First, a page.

Suzuki GN125 Bent Frame Solutions

Idle Ender

Member
So, about a month ago I bounced off the front of a van on the ol Suzuki. Snapping my leg in half and bending just about everything that can be bent on the bike. Mostly small, cosmetic issues. But a few things are a BIG problem. The frame is bent near the forks and the swing arm is goobered beyond repair. Normally Id total it out and pop the engine on a go kart or something, but this bike has sentimental value and Im determined to keep it on the road. Sure, I can get a new swing arm fairly cheap, but the frame needs finessed back into shape or replaced. On a small/slow bike like that Im not particularly concerned with it being dead on perfect and I can fudge the VIN over to an untitled frame no problem. FINDING ONE seems to be the issue. Anyone happen to have a bare frame and/or swing arm lying around? Lol. Or even any insight or ideas? Much appreciated.
 

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Rider52

Active Member
East Coast - G.M.D. COMPUTRACK Atlanta
West Coast - Dr. Johns Motorcycle Frame Straightening (Jap frames are $400 minimum)
I've used Dr. Johns and a friend had her BMW frame done at GMD both excellent.
 

Luugo86

'73 CB350, '78 XS650 Cafe Killer
Sorry to hear about your accident. Hope everything works out, that's a very cool little bike.
 

Idle Ender

Member
Rider52 said:
East Coast - G.M.D. COMPUTRACK Atlanta
West Coast - Dr. Johns Motorcycle Frame Straightening (Jap frames are $400 minimum)
I've used Dr. Johns and a friend had her BMW frame done at GMD both excellent.
Thats a bit pricey for me, but its good to know theres professional options out there. I was thinking Id either eyeball it back into shape myself with a little wrestling or buy a cheap parts bike for $1-200 if I can find one. Theres a large motorcycle junkyard of sorts near where Im at that Ive been meaning to check out. This seems like a pretty good excuse.
 

Idle Ender

Member
Luugo86 said:
Sorry to hear about your accident. Hope everything works out, that's a very cool little bike.
Thanks, I appreciate it. Im just now starting to walk again. Lol. So I might as well get right back on a bike. Its a shame these are so difficult to find in the US.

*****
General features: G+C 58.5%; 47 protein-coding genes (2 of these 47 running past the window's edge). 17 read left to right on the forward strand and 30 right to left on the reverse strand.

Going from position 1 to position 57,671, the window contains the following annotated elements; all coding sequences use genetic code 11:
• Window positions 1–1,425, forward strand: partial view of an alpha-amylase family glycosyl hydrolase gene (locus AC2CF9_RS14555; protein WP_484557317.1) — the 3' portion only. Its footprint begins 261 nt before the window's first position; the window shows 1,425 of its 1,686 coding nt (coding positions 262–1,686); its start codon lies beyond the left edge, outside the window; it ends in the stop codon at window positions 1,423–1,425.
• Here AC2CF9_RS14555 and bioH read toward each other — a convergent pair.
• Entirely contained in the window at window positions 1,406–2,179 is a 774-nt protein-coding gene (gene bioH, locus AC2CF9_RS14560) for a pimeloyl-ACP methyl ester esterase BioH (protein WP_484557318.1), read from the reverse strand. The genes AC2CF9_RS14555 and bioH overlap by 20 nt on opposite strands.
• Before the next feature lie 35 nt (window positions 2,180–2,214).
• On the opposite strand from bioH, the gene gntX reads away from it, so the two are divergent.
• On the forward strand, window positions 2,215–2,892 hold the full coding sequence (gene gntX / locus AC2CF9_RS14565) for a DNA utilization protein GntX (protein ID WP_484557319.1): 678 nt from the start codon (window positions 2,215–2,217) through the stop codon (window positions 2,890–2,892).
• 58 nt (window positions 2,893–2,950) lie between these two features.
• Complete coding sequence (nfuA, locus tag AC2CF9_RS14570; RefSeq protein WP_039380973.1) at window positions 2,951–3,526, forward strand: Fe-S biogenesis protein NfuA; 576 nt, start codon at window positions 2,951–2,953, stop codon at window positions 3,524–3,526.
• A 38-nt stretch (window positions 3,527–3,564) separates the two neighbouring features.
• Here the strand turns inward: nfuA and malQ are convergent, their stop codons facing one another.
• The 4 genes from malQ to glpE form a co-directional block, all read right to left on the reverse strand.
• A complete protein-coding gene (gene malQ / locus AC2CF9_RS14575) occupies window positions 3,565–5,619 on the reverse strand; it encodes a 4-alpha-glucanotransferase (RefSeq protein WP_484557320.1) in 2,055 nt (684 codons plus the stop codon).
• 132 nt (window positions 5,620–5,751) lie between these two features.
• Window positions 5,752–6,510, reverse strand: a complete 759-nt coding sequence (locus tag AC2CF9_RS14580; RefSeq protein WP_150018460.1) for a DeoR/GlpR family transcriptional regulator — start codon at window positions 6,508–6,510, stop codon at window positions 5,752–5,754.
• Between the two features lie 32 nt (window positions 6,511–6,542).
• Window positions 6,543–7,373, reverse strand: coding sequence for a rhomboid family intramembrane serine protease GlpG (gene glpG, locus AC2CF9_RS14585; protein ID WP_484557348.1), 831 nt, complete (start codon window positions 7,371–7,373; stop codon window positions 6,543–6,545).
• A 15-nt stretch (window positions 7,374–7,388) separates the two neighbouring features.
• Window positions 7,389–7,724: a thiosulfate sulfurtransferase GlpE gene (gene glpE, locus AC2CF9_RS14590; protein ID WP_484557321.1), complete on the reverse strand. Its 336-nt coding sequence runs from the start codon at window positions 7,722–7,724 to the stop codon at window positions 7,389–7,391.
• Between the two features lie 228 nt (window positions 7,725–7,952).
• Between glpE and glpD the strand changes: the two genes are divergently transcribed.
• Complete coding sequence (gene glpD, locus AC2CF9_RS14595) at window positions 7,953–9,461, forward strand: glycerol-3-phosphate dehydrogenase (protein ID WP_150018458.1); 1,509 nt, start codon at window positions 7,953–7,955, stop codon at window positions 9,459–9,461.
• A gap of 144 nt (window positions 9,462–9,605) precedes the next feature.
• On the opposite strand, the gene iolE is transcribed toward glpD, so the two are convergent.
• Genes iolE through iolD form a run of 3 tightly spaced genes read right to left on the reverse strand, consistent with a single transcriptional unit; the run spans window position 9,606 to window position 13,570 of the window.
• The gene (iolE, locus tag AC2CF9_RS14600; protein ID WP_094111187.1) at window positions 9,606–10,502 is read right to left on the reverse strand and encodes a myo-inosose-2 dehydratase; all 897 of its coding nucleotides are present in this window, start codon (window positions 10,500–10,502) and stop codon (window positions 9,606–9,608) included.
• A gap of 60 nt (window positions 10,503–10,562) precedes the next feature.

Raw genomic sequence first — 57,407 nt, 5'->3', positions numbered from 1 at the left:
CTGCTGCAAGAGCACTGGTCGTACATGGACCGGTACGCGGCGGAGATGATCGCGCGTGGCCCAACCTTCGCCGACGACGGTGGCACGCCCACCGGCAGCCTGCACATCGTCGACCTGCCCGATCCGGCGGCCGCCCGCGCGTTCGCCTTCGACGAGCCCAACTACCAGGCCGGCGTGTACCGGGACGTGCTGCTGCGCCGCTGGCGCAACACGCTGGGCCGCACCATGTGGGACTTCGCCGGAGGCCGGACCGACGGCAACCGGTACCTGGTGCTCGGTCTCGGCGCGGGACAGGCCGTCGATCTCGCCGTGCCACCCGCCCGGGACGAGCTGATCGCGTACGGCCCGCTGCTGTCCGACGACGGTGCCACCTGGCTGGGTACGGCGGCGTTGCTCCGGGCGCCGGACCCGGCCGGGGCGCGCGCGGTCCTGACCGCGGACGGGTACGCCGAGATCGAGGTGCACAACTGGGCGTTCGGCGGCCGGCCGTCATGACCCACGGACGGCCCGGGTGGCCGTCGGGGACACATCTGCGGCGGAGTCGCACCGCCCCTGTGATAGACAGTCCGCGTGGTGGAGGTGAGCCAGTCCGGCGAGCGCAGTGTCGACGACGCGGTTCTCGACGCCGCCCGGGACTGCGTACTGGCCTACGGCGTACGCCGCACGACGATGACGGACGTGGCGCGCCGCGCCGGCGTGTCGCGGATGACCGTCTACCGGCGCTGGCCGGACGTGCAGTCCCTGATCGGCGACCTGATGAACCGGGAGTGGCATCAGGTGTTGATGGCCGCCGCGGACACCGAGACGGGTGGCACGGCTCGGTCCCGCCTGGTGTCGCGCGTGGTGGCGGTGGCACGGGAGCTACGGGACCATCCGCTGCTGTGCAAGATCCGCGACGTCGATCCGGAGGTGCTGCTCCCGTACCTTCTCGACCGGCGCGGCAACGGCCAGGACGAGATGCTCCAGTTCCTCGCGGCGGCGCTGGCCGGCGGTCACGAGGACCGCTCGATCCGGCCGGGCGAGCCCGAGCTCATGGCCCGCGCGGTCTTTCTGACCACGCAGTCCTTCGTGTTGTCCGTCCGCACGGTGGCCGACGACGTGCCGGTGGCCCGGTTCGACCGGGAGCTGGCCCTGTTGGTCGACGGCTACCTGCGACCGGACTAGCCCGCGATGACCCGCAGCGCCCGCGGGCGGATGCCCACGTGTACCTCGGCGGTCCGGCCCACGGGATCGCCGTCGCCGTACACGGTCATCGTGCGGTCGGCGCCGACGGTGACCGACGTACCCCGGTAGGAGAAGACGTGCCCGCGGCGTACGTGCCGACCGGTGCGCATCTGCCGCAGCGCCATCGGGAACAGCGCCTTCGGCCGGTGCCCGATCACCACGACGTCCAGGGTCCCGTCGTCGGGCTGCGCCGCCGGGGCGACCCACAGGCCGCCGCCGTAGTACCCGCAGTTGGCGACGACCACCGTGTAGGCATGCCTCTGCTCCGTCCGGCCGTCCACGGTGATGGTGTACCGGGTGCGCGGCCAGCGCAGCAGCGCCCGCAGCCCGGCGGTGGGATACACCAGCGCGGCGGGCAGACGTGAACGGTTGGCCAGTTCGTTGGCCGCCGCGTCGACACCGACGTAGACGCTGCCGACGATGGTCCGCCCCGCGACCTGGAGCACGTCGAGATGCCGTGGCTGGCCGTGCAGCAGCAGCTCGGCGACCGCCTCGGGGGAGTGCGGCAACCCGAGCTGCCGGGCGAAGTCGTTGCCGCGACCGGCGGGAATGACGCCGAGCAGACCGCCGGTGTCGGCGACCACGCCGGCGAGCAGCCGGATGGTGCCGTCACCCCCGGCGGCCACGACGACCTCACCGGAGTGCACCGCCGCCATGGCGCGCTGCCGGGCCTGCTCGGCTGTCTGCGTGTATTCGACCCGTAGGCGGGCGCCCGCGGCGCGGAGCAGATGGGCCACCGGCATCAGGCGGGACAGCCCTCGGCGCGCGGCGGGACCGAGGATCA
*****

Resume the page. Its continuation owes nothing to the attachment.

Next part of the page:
ridesolo

You only bear responsibility for your own actions
Idle Ender said:
Thats a bit pricey for me, but its good to know theres professional options out there. I was thinking Id either eyeball it back into shape myself with a little wrestling or buy a cheap parts bike for $1-200 if I can find one. Theres a large motorcycle junkyard of sorts near where Im at that Ive been meaning to check out. This seems like a pretty good excuse.
I'm sorry to hear about your accident. I certainly understand the sentimental aspect, but I'm not sure I'd be comfortable riding a straightened frame. Perhaps pulling curb kinks out of the down tubes of an irreplaceable/collectable classic, but a bike that could be a daily rider/commuter? Not so sure about that, especially because it's that large backbone. Others on here are far more experienced than I when it comes to metal working, their opinions could be different than mine, but if my bike had a frame bent like that I'd be looking for a replacement frame.
 

teazer

Well-Known Member
DTT BOTM WINNER
Sorry to hear that you were nailed by a van.

The simple solution is a frame swap of course and take care of whatever legal issues arise from that.

As to straightening frames, it can be done and quite simply if there is no structural damage. That means no cracks and no crushed tubes. I have seen many frames straightened on jigs to closer that factory tolerances and at a Superbike school I watched a couple of strong men with long steel tubes, push/pull a steel Kawasaki 600 back to more or less straight. On that one the from end was twisted. Steel frames are not hard to straighten if you take your time.

The last frame I had straightened professionally cost $750 and needed to be done on a jig. Aluminum frames tend to crack at the weld joints, so they are a bit more tricky, but steel is easy.

That one looks banana type bent but I suspect that if you put the top tube in a press, you could push it straight. Steel has a certain elasiticiy and will spring back, so you have to go past straight to let it spring back, but take your time and check everything carefully.

My concern would be that if the top tube and swingarm are bent, what else has also been bent. The front downtube is most likely tweaked and the back end is probably bent too. Start by checking wheel alignment and see how far out it is. With wheels in line, both wheels should also be vertical. I suspect that the front wheel on that bike is off to the right and skewed at an angle.

But you have nothing to lose by checking it and trying to push it straight (with the engine still in place) and if it's too bad, all it cost was some time.
 

Idle Ender

Member
teazer said:
Sorry to hear that you were nailed by a van.

The simple solution is a frame swap of course and take care of whatever legal issues arise from that.

As to straightening frames, it can be done and quite simply if there is no structural damage. That means no cracks and no crushed tubes. I have seen many frames straightened on jigs to closer that factory tolerances and at a Superbike school I watched a couple of strong men with long steel tubes, push/pull a steel Kawasaki 600 back to more or less straight. On that one the from end was twisted. Steel frames are not hard to straighten if you take your time.

The last frame I had straightened professionally cost $750 and needed to be done on a jig. Aluminum frames tend to crack at the weld joints, so they are a bit more tricky, but steel is easy.

That one looks banana type bent but I suspect that if you put the top tube in a press, you could push it straight. Steel has a certain elasiticiy and will spring back, so you have to go past straight to let it spring back, but take your time and check everything carefully.